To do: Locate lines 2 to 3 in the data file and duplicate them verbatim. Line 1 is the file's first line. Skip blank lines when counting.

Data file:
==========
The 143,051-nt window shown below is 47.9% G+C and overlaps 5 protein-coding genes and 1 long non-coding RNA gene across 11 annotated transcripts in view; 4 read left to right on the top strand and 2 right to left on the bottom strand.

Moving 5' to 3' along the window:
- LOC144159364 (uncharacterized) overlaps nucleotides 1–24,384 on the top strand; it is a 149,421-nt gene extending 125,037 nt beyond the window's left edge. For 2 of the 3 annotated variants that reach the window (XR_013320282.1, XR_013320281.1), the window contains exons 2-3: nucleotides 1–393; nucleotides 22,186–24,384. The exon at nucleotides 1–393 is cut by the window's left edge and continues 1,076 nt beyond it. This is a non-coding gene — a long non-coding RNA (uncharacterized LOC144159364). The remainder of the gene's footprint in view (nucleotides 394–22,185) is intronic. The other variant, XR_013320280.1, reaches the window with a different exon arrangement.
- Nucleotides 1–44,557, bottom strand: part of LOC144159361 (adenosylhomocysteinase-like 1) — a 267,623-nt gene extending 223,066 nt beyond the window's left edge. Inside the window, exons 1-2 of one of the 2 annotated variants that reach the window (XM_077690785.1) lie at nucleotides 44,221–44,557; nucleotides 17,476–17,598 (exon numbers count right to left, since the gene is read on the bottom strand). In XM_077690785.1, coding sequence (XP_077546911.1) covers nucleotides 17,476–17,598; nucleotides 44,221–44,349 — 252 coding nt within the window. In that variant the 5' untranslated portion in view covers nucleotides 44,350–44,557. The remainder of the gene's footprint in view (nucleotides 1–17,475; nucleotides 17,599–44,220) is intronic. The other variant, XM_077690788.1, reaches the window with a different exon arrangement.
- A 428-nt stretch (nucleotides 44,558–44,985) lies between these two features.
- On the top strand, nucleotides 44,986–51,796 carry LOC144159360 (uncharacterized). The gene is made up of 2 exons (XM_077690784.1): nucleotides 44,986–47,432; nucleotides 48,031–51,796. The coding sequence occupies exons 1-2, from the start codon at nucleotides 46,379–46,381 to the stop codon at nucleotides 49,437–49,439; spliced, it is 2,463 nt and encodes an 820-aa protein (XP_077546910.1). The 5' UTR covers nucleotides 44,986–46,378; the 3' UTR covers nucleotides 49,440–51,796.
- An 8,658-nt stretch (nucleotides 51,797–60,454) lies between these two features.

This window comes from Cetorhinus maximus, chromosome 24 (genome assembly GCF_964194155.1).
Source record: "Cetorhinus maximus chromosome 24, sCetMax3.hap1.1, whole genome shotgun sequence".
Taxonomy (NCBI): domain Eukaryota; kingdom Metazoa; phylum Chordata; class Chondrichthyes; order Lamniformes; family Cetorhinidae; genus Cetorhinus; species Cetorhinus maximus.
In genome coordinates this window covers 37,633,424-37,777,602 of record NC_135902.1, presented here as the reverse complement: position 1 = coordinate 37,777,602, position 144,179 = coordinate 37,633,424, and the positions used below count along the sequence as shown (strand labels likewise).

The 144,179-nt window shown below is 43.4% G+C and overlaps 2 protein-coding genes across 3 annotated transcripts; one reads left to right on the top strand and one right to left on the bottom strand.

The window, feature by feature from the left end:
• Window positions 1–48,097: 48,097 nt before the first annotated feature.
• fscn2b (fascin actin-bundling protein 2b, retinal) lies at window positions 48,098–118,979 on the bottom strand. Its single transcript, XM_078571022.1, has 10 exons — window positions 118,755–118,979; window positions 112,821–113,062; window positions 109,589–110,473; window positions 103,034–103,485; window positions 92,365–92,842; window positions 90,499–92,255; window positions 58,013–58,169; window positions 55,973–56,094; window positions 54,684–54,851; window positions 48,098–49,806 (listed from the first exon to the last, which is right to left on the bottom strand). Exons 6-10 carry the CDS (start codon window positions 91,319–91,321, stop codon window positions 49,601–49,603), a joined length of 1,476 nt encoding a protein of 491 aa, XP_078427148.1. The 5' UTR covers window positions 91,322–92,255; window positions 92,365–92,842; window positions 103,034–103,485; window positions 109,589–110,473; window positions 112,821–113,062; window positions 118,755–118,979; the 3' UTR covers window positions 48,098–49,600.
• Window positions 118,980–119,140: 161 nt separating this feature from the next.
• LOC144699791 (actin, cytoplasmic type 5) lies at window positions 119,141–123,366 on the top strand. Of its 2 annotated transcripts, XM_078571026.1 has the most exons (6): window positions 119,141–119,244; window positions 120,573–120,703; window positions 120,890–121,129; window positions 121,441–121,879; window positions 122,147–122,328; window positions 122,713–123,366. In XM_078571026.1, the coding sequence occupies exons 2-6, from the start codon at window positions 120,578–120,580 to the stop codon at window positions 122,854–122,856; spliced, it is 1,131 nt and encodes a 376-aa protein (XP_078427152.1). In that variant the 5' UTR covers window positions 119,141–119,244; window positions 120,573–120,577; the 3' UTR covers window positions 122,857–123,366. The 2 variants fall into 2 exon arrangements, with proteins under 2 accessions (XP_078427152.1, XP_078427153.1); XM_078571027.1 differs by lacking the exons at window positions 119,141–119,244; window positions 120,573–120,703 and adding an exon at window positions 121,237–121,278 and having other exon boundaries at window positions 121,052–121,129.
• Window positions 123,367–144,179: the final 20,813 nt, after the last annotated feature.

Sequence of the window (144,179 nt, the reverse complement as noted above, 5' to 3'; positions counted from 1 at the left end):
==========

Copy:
Moving 5' to 3' along the window:
- LOC144159364 (uncharacterized) overlaps nucleotides 1–24,384 on the top strand; it is a 149,421-nt gene extending 125,037 nt beyond the window's left edge. For 2 of the 3 annotated variants that reach the window (XR_013320282.1, XR_013320281.1), the window contains exons 2-3: nucleotides 1–393; nucleotides 22,186–24,384. The exon at nucleotides 1–393 is cut by the window's left edge and continues 1,076 nt beyond it. This is a non-coding gene — a long non-coding RNA (uncharacterized LOC144159364). The remainder of the gene's footprint in view (nucleotides 394–22,185) is intronic. The other variant, XR_013320280.1, reaches the window with a different exon arrangement.